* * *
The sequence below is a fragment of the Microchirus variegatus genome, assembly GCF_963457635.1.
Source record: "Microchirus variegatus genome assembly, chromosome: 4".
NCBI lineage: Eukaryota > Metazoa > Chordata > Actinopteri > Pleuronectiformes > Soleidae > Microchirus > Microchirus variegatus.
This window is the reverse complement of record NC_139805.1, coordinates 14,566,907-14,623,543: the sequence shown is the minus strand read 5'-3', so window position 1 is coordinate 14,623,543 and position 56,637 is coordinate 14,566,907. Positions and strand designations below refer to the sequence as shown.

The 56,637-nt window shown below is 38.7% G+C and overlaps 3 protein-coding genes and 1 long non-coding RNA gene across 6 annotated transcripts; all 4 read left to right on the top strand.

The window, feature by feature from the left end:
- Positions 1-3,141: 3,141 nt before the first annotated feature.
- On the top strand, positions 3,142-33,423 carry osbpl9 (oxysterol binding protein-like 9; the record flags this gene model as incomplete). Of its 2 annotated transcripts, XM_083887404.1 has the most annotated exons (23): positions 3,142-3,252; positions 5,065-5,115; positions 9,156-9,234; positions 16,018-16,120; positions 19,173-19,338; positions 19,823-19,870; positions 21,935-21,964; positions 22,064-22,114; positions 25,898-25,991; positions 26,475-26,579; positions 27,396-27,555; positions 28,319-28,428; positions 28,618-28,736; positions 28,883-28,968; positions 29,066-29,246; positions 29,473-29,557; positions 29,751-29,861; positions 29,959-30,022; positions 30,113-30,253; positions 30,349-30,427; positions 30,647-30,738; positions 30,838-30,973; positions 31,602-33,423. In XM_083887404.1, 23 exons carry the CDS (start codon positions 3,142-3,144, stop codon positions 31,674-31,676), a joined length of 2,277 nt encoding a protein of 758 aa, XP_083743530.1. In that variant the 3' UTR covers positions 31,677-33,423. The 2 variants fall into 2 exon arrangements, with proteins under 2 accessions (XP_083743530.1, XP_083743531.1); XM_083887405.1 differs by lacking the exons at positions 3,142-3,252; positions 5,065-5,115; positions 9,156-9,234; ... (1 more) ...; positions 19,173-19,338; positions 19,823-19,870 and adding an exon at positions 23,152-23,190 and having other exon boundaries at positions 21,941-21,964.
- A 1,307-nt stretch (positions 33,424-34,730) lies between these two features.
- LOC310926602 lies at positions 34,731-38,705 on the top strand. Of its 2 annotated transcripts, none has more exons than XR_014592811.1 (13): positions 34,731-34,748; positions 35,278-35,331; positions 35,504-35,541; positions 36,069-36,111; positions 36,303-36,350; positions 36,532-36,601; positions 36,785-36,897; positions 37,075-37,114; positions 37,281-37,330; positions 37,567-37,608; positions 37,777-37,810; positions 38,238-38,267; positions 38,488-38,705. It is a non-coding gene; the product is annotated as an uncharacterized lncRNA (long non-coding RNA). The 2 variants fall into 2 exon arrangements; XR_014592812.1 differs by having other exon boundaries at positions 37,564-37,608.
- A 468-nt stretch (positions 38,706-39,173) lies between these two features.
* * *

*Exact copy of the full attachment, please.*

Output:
The sequence below is a fragment of the Microchirus variegatus genome, assembly GCF_963457635.1.
Source record: "Microchirus variegatus genome assembly, chromosome: 4".
NCBI lineage: Eukaryota > Metazoa > Chordata > Actinopteri > Pleuronectiformes > Soleidae > Microchirus > Microchirus variegatus.
This window is the reverse complement of record NC_139805.1, coordinates 14,566,907-14,623,543: the sequence shown is the minus strand read 5'-3', so window position 1 is coordinate 14,623,543 and position 56,637 is coordinate 14,566,907. Positions and strand designations below refer to the sequence as shown.

The 56,637-nt window shown below is 38.7% G+C and overlaps 3 protein-coding genes and 1 long non-coding RNA gene across 6 annotated transcripts; all 4 read left to right on the top strand.

The window, feature by feature from the left end:
- Positions 1-3,141: 3,141 nt before the first annotated feature.
- On the top strand, positions 3,142-33,423 carry osbpl9 (oxysterol binding protein-like 9; the record flags this gene model as incomplete). Of its 2 annotated transcripts, XM_083887404.1 has the most annotated exons (23): positions 3,142-3,252; positions 5,065-5,115; positions 9,156-9,234; positions 16,018-16,120; positions 19,173-19,338; positions 19,823-19,870; positions 21,935-21,964; positions 22,064-22,114; positions 25,898-25,991; positions 26,475-26,579; positions 27,396-27,555; positions 28,319-28,428; positions 28,618-28,736; positions 28,883-28,968; positions 29,066-29,246; positions 29,473-29,557; positions 29,751-29,861; positions 29,959-30,022; positions 30,113-30,253; positions 30,349-30,427; positions 30,647-30,738; positions 30,838-30,973; positions 31,602-33,423. In XM_083887404.1, 23 exons carry the CDS (start codon positions 3,142-3,144, stop codon positions 31,674-31,676), a joined length of 2,277 nt encoding a protein of 758 aa, XP_083743530.1. In that variant the 3' UTR covers positions 31,677-33,423. The 2 variants fall into 2 exon arrangements, with proteins under 2 accessions (XP_083743530.1, XP_083743531.1); XM_083887405.1 differs by lacking the exons at positions 3,142-3,252; positions 5,065-5,115; positions 9,156-9,234; ... (1 more) ...; positions 19,173-19,338; positions 19,823-19,870 and adding an exon at positions 23,152-23,190 and having other exon boundaries at positions 21,941-21,964.
- A 1,307-nt stretch (positions 33,424-34,730) lies between these two features.
- LOC310926602 lies at positions 34,731-38,705 on the top strand. Of its 2 annotated transcripts, none has more exons than XR_014592811.1 (13): positions 34,731-34,748; positions 35,278-35,331; positions 35,504-35,541; positions 36,069-36,111; positions 36,303-36,350; positions 36,532-36,601; positions 36,785-36,897; positions 37,075-37,114; positions 37,281-37,330; positions 37,567-37,608; positions 37,777-37,810; positions 38,238-38,267; positions 38,488-38,705. It is a non-coding gene; the product is annotated as an uncharacterized lncRNA (long non-coding RNA). The 2 variants fall into 2 exon arrangements; XR_014592812.1 differs by having other exon boundaries at positions 37,564-37,608.
- A 468-nt stretch (positions 38,706-39,173) lies between these two features.